[AAp3] Anton Antonov, Implementation of one dimensional outlier identifying algorithms in Mathematica, (2013), MathematicaForPrediction at GitHub.


[AAv1] Anton Antonov, Structural Breaks with QRMon, (2019), YouTube.

POSTED BY: Anton Antonov
25 Replies
Posted 5 years ago

This is excellent! Your post solves my question in a long ago post.

POSTED BY: Jason Zhao

Thank you for your note!

You might want to follow this dedicated MathematicaVsR project, in which I plan to discuss various algorithms and measures for finding anomalies in time series. (I plan to give a presentation at WTC-2019 on that subject.)

POSTED BY: Anton Antonov

enter image description here - Congratulations! This post is now featured in our Staff Pick column as distinguished by a badge on your profile of a Featured Contributor! Thank you, keep it coming, and consider contributing your work to the The Notebook Archive!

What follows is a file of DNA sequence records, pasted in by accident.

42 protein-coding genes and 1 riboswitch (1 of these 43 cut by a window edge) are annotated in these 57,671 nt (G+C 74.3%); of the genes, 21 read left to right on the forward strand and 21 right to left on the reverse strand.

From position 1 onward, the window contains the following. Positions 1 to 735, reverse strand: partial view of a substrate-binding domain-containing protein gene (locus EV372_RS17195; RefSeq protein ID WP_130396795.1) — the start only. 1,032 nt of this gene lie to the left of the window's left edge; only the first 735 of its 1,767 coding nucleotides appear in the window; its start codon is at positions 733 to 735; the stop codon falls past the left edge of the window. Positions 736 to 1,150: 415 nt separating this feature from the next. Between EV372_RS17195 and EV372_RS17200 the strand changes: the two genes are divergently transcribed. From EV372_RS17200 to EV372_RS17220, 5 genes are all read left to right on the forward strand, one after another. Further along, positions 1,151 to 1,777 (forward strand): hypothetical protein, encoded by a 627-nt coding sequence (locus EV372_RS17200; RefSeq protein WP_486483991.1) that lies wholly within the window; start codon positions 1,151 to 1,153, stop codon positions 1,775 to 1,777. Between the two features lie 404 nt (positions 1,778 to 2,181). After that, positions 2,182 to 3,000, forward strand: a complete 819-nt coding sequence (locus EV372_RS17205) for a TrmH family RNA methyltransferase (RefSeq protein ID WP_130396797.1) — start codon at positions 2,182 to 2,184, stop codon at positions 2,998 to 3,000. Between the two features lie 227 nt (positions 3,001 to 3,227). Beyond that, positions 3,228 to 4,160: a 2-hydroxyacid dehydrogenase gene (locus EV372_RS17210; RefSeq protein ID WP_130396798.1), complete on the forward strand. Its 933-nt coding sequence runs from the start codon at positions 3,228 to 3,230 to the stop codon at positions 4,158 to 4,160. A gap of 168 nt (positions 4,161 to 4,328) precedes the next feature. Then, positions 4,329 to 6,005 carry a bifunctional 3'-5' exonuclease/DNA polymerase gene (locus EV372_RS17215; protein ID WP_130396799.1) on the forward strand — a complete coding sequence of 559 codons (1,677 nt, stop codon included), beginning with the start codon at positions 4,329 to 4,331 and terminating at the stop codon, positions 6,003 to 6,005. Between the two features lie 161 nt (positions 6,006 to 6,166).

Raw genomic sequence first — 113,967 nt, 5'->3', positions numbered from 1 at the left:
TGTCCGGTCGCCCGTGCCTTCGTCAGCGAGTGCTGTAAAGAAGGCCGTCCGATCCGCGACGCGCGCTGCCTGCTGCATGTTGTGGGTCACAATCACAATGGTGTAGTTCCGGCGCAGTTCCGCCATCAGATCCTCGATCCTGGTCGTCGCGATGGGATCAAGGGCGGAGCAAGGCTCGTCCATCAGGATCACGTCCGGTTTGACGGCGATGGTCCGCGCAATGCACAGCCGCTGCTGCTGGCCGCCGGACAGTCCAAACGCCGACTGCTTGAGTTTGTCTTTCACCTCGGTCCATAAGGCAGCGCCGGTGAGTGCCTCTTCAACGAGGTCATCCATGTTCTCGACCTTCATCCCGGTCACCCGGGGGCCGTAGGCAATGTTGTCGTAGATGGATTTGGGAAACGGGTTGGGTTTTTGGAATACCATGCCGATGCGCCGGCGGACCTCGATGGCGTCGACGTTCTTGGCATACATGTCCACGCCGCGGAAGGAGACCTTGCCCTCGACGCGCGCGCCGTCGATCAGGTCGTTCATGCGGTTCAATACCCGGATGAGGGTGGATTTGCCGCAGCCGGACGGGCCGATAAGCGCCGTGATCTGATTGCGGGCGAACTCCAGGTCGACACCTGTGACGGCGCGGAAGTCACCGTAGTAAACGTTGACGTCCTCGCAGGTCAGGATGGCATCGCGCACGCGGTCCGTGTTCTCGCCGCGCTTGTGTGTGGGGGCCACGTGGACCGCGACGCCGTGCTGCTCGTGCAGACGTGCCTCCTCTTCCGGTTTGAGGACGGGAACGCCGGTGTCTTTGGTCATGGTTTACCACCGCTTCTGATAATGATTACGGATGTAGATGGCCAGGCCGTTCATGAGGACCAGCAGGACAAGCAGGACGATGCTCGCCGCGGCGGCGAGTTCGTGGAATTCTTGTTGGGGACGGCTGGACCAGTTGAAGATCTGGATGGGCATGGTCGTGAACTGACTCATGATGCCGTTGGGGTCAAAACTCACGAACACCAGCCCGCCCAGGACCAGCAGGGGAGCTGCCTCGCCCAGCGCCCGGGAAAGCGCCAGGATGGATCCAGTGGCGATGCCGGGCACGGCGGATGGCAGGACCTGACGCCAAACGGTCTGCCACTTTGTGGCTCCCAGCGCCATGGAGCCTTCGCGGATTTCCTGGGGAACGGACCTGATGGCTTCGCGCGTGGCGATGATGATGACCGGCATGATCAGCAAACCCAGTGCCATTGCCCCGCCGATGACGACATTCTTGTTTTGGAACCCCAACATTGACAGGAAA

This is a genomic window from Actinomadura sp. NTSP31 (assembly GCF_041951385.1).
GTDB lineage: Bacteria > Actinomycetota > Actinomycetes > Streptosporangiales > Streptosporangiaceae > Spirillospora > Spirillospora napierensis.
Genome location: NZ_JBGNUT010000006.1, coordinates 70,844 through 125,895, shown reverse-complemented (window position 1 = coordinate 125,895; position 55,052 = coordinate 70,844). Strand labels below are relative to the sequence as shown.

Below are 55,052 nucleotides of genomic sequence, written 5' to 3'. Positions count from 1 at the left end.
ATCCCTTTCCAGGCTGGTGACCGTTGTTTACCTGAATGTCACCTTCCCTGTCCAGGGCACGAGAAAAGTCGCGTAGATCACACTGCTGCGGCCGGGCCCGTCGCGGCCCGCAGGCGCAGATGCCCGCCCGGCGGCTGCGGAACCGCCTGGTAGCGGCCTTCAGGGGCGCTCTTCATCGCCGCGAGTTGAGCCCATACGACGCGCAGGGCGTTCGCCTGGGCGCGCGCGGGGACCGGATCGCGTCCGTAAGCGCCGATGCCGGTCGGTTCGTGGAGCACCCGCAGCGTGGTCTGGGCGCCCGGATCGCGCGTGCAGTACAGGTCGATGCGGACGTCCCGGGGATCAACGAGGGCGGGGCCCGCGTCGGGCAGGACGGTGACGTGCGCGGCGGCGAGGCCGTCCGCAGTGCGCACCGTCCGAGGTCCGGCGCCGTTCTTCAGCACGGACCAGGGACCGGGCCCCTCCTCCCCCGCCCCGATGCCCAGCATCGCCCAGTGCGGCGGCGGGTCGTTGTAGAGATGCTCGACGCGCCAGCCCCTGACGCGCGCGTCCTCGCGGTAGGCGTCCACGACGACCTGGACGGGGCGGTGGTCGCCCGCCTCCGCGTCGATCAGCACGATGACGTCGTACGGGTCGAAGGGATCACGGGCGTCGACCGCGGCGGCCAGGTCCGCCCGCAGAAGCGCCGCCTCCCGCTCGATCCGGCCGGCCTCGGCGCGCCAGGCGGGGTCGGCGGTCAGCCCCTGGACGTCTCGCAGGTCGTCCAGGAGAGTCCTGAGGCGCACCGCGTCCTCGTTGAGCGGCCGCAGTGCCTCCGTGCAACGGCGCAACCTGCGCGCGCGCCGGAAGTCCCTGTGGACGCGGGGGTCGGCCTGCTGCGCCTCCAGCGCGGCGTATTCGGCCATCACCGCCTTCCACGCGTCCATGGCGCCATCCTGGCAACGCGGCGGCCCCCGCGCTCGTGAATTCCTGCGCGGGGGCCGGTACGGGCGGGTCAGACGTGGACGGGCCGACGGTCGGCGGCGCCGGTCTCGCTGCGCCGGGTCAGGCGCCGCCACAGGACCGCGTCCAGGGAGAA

POSTED BY: Moderation Team

Thank you, Staff Team!

POSTED BY: Anton Antonov

Dear Antonov,

I am very interested in learning structural breaks in the time series. I started to apply your package for the rainfall time series. Please see the enclosed notebook. I got an error. What can I do now?

I have 222 rain gauge stations over Turkey, so I should solve the error so I can analysis for other stations.

Thanks for your time.

Regards, Mohammad

POSTED BY: M.A. Ghorbani

Thanks for trying out that package!

The error message you got:

MonadicQuantileRegressionPrivateChowTestStatistic::empdata: The split point 1.` produced an empty split dataset.

indicates what is the problem: you are using the min x-value as splitting point. If you use splitting points away from min and max x-values the computations proceed normally; see the attached screenshot.

enter image description here

POSTED BY: Anton Antonov

I appreciate your help.

I improved the command as you, but I got an error again:( What is the problem?

POSTED BY: M.A. Ghorbani